Being told that your pet is losing its sight can be a devastating blow for any pet owner. How will this affect your pet’s quality of life? Will you be able to properly care for your pet? What are the long-term consequences of life with a blind pet?
Your friends at Lone Tree Veterinary Medical Center want to assure you that caring for a blind pet doesn’t have to be difficult. Providing your blind pet with a happy and fulfilling life is still possible, and doesn’t have to negatively impact the wonderful relationship you have with your furry friend.
At first glance, feeding your dog or cat appears to be the easiest aspect of pet ownership. You simply grab a bag of pet food off the shelf at your local grocery store, pour some in a bowl, and place it on the floor. Right?
Well, not exactly. Today’s discerning pet owner is quite aware of the overwhelming array of pet food choices available, and sifting through the options can be downright overwhelming. Grain-free, gluten-free, corn-free, organic, raw – the list of potential “best” diets for a given pet seems to be never-ending.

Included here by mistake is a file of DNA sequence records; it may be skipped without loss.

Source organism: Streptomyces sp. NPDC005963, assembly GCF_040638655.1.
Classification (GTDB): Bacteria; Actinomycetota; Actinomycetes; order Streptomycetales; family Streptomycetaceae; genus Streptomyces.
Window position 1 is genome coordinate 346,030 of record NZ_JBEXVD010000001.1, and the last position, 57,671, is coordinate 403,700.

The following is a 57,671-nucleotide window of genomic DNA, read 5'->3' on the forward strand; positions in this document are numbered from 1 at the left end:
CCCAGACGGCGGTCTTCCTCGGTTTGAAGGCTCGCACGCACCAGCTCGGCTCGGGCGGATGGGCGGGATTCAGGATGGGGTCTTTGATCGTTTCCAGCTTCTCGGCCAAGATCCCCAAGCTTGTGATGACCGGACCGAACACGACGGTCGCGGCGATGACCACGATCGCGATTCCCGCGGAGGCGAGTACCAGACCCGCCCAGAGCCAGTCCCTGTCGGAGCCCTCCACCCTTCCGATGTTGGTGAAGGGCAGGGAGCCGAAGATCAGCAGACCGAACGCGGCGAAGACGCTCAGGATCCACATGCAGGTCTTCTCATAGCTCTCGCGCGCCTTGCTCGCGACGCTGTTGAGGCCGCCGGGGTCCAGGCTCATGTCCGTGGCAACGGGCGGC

It’s safe to say that the vast majority of veterinarians and veterinary support staff chose their line of work because they love animals and find joy and satisfaction in caring for them. Knowing that we are playing a role in helping and guiding our patients and their families through tough times makes the long hours, and sometimes sleepless nights, more than worth it.
But, like most things in life, veterinary medicine isn’t all puppies and kittens. There are the bad days, too, and having to bear witness to the loss of many beloved patients can take its toll on even the most cheerful among us. Veterinary staff grief is a real aspect of our profession, and deserves understanding and acknowledgement, in both our peers and our clients.
A recent survey conducted by the American Pet Products Manufacturers Association found that 42 % of dog owners allow their pups to sleep on their beds. Given that, and our own experience to boot, we also feel that it’s safe to say that at least that many American dogs are making themselves at home on couches, chairs, and other furnishings, as well rather than pet beds.